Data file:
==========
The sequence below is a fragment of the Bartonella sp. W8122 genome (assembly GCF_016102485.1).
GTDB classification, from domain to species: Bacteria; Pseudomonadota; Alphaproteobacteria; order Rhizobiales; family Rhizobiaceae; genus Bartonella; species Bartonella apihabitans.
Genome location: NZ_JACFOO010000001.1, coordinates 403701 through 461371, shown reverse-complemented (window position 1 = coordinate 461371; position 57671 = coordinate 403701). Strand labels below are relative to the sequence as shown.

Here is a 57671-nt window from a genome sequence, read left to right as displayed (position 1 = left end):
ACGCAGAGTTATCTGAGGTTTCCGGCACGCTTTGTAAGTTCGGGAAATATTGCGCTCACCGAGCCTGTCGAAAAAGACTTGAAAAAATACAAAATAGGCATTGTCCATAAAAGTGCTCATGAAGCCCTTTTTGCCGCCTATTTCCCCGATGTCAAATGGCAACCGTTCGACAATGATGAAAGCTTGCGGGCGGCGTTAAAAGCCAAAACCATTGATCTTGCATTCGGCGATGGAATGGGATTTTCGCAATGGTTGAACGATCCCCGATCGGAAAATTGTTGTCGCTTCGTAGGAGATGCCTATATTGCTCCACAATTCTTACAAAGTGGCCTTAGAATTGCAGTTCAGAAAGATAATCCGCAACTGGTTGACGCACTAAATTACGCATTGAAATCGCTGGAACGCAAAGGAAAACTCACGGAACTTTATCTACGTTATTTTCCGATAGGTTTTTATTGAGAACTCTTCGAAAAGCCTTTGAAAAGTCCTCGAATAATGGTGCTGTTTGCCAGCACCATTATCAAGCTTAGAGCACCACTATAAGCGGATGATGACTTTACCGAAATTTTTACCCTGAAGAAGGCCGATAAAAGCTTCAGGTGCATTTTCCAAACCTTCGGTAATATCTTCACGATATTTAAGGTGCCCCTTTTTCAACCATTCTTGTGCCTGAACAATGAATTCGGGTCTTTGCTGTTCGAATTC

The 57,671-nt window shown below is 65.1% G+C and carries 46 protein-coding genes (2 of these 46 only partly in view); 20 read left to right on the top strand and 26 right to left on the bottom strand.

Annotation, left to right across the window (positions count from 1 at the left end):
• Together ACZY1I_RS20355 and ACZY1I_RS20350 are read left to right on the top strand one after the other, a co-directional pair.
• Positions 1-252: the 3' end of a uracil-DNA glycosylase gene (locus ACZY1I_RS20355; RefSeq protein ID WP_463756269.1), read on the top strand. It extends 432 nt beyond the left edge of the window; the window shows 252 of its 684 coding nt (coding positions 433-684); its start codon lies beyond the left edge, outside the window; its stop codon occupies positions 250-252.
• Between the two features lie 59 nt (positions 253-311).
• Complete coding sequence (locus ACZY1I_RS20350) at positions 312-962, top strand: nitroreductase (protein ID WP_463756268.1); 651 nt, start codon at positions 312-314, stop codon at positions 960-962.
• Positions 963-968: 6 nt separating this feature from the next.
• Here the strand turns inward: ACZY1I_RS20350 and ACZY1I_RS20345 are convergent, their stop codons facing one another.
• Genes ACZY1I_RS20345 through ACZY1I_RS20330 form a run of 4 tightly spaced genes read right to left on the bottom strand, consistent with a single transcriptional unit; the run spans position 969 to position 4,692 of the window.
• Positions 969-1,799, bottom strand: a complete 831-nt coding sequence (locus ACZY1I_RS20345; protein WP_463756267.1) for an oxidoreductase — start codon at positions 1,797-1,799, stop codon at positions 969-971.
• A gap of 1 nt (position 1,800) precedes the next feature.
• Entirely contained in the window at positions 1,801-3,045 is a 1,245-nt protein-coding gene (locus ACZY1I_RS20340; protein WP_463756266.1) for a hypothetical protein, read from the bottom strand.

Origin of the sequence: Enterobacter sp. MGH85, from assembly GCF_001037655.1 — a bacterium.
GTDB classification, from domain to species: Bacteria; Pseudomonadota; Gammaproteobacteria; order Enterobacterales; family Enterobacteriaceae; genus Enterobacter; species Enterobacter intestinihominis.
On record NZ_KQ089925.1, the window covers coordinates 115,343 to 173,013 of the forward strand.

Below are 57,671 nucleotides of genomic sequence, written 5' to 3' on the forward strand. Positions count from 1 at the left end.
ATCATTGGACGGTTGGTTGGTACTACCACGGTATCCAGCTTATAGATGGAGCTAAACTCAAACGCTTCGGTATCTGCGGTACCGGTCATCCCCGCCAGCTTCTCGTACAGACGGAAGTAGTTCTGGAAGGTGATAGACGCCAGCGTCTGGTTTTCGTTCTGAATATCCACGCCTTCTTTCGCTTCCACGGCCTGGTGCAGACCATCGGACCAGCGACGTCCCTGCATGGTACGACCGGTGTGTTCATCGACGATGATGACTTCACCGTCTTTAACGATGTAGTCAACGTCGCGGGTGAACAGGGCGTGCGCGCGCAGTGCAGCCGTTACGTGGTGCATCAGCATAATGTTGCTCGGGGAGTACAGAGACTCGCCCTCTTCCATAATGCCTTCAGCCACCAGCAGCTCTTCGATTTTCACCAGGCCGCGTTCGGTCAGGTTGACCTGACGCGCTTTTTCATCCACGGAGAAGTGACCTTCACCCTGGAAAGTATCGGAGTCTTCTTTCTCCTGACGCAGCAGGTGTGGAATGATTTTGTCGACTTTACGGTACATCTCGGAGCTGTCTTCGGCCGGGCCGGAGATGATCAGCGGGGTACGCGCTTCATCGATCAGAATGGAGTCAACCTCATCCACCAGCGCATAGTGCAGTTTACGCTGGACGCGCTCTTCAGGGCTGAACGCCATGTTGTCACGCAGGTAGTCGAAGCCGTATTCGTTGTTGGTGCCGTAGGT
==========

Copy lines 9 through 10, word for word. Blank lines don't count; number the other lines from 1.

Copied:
• Positions 1-252: the 3' end of a uracil-DNA glycosylase gene (locus ACZY1I_RS20355; RefSeq protein ID WP_463756269.1), read on the top strand. It extends 432 nt beyond the left edge of the window; the window shows 252 of its 684 coding nt (coding positions 433-684); its start codon lies beyond the left edge, outside the window; its stop codon occupies positions 250-252.
• Between the two features lie 59 nt (positions 253-311).